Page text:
“I took a look at my phone: I couldn’t believe it,” he said. “I thought it was a joke.”

Notes: The U.S. will play Mexico in an exhibition on Sept. 11 at Nashville, Tennessee, the second of what likely will be two home matches during the international fixture period.

Aubameyang: Arsenal coaching change can help “stagnation”

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Arsenal striker Pierre-Emerick Aubameyang is politely echoing what many Gunners supporters have been saying for some time when it comes to Arsene Wenger leaving the Emirates Stadium set.

[ MORE: Next USMNT-Mexico date set ]

Unai Emery has been tabbed to replace the departing legend, who oversaw a relatively poor sixth place finish in the Premier League this season.

From RMC, translated by Goal.com:

“I think it’s a little bit of a mixed feeling in fact,” Aubameyang said. “On one hand, it’s strange for all the fans that the coach has left. But it’s definitely a fresh start.”

“Since over the last few seasons – you have to tell the truth – the club has stagnated a little bit, I think everyone is actually a little bit excited to see what happens next season.”

The 28-year-old striker scored 10 times for Arsenal since arriving from Borussia Dortmund in January, scoring or assisting in 10 of 13 Premier League matches and bagging braces in two appearances.

“Hopeful” Commisso extends deadline for $500m NASL restoration

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New York Cosmos owner Rocco Commisso tells ProSoccerTalk that he has extended his deadline in regards to his $500 million investment offer to fund a resurgent North American Soccer League.

Why? Well, for one, Commisso feels that progress is being made, so much so that he’s willing to characterize his outlook as “hopeful.”

“There’s been a lot of back-and-forth, they basically said they can’t get everything done by the 31st and they need more time and that’s the reason why we changed the deadline,” Commisso said.

U.S. Soccer told the NASL it could not meet prior to the June 13 vote regarding 2026 World Cup hosting. In extending his deadline to May 31, Commisso is asking for a few commitments from U.S. Soccer.

Commisso wants U.S. Soccer to commit to a board meeting with a “yes or no” vote no later than June 29, and wants U.S. Soccer to provide a list of prerequisite actions needed to have such a decision on his proposal at said meeting. And he wants a commitment from U.S. Soccer to stick to the timeline.

So what’s the impetus for Commisso’s hopeful nature?

“They’ve showed some good faith and I’m willing to move if they’re willing to do X, Y, and Z. It’s a moving thing and I’m being flexible to their asks and to see at what point and time they’re going to come up with something else.”

Commisso said his deadlines have not been about putting pressure on USSF, rather the many things he’d have to do to get the NASL back on the field by March 2019 for a season with a minimum of 10 teams, which would be sanctioned as D-2.

Additionally, the 10-year runway would include D-1 sanctioning in 2020 with a minimum of 14 teams, a minimum of 10,000-seat stadia, a minimum of three time zones represented, as well as a plan to introduce promotion and relegation in said top flight.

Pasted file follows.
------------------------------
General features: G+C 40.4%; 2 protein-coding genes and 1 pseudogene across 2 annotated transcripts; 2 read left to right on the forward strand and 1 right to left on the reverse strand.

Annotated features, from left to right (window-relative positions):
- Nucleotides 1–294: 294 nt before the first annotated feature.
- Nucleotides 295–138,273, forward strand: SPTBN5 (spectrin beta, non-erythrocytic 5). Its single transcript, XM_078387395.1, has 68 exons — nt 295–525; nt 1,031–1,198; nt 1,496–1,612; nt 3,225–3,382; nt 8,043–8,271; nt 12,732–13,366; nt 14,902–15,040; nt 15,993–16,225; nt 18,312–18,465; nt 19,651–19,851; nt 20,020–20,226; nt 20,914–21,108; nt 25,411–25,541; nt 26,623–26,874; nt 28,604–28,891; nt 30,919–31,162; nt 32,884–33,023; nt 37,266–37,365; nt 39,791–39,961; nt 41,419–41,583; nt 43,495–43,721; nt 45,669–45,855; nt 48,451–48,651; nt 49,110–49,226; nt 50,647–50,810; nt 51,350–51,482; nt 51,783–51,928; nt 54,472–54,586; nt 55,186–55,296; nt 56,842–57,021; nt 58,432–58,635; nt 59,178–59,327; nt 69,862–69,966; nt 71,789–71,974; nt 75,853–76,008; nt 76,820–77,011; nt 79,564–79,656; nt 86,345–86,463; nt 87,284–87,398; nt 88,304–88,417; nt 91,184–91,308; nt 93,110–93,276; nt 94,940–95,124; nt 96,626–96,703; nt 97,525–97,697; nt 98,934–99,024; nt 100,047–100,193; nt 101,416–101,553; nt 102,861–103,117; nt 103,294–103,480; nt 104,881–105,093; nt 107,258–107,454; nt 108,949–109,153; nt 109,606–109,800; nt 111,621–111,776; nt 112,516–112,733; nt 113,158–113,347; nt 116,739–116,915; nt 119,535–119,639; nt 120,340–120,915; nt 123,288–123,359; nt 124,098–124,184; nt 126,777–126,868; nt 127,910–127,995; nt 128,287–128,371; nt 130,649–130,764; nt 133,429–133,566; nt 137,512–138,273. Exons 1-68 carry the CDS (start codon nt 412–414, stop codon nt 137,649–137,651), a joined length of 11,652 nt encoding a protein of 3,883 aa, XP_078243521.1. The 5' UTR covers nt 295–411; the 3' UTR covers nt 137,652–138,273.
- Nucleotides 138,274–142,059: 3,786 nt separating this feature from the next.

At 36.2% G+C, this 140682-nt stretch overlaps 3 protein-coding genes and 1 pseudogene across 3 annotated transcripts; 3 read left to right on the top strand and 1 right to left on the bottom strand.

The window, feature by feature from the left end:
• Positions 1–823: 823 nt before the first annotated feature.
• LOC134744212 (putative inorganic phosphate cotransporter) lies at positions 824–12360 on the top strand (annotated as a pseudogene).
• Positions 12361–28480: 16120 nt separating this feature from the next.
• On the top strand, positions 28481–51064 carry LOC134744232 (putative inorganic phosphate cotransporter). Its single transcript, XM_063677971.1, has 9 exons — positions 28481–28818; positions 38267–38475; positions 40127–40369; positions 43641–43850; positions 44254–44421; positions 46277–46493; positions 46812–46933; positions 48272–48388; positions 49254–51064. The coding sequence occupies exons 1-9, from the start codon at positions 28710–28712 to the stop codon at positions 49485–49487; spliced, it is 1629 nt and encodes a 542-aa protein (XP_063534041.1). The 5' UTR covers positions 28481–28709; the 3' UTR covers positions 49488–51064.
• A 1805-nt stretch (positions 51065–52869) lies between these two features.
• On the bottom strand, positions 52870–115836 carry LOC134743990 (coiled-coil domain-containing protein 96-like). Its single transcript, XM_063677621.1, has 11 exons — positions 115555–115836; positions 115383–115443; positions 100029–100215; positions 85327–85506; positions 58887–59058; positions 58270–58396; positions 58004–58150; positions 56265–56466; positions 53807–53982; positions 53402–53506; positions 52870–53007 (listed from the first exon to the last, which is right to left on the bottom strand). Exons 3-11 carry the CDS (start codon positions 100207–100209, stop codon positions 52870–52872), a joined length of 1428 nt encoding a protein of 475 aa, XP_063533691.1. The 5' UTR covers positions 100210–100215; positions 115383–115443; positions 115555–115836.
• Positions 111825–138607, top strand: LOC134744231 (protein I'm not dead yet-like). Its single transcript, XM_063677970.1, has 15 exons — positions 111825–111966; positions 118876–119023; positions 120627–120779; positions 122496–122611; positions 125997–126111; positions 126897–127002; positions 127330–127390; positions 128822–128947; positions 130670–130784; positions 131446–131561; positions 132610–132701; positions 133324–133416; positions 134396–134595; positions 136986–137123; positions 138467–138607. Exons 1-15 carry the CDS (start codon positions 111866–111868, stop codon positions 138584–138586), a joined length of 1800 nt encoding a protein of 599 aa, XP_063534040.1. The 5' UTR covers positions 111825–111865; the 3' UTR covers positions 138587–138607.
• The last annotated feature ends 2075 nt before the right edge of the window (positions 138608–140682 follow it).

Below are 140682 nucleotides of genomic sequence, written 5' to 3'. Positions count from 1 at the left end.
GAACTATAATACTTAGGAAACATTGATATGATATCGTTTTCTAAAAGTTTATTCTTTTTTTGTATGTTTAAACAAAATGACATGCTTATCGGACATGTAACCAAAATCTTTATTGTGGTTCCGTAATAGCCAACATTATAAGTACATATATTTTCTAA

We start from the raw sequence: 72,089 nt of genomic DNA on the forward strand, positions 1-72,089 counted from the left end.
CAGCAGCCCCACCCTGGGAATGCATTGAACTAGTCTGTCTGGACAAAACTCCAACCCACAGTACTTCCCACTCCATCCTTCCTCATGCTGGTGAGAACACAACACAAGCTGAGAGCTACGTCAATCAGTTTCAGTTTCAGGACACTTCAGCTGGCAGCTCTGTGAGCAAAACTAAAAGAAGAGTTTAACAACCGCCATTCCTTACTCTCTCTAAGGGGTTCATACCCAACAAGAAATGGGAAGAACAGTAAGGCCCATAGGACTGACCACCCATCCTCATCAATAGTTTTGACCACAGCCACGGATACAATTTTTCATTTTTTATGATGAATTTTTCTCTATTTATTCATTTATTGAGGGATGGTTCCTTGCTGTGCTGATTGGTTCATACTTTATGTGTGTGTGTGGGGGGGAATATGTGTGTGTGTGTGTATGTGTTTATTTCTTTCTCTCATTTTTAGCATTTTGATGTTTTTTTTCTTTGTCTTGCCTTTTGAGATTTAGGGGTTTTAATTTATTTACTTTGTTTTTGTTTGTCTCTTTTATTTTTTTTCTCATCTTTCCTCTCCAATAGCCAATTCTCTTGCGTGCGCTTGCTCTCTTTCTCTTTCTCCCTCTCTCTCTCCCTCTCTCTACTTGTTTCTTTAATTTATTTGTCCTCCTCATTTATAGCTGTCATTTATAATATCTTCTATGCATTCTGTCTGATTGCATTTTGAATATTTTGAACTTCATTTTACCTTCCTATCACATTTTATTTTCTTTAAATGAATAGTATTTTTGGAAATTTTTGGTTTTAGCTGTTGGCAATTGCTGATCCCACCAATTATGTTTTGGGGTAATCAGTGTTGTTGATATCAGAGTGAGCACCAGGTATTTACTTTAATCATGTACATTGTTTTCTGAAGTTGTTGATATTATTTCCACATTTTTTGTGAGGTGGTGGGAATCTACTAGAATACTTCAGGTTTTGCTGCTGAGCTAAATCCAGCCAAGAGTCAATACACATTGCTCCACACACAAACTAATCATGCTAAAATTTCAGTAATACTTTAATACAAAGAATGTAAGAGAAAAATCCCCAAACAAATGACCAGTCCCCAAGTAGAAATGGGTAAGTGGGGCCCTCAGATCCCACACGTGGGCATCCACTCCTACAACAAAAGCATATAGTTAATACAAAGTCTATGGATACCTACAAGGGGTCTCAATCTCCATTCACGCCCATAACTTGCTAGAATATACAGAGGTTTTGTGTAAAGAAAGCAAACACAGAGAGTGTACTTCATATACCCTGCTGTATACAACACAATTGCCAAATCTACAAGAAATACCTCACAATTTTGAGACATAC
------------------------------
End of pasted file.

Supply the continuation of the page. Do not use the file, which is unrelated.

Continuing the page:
He’d also need multi-team ownership to start, but said that would be solved by independent ownership at the end of the 10-year runway, if not sooner, with all teams meeting the current Professional League Standards for D-1.

“I’m asking for the 10 years, let’s be clear,” Commisso said. “If you read our original letters, we’ve always asked for the ability of multi-ownership. We put out a chart that goes back all the way to 1996 that shows the transition from 1996 to 2011, that during those periods there were certain owners with multi-teams. In 2003, three guys owned the entire league, so that’s what I’m asking for.”

Commisso said that, like the MLS build-up in the late 1990s and early 2000s, there would be safeguards in place to maintain sporting integrity, and that his full 2019 roster of clubs would be finalized by Sept. 20, with the NASL’s league ops fully restored by New Year’s Eve. There’s also an ask of commitment from USSF to address governance issues by February 2019.

The $250 million he’s investing is joined by $50 million each from Miami FC owner Riccardo Silva and Jacksonville Armada owner Robert Palmer, plus help from “leading Wall Street banks.”

The NASL has already identified 12 potential clubs, 11 of which are in metropolitan areas with populations above one million. The investment would go to building modular soccer-specific stadia in some markets, and his league would put an emphasis on youth development and domestic players.

“I’m hopeful that the leadership of U.S. Soccer sees in the largest investment ever proposed by a single individual for the benefit of American soccer getting this through as quickly as possible.”

Italy coach Mancini leaves door open for Gianluigi Buffon

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FLORENCE, Italy (AP) Italy coach Roberto Mancini says former captain Gianluigi Buffon will still be considered if he wants to return to the national team.

Buffon retired from international soccer in November after Italy lost a World Cup playoff to Sweden, but he recently returned for friendlies.

[ MORE: Next USMNT-Mexico date set ]

Mancini says “(Buffon) wants to continue playing football … Everyone who will play and will be among the best can be considered for the national team.”

Buffon is expected to bid the national team goodbye for good in another friendly on June 4 against the Netherlands at Allianz Stadium. However, at a news conference last week to announce his departure from Juventus, Buffon insisted he had made the last of his 176 appearances for his country.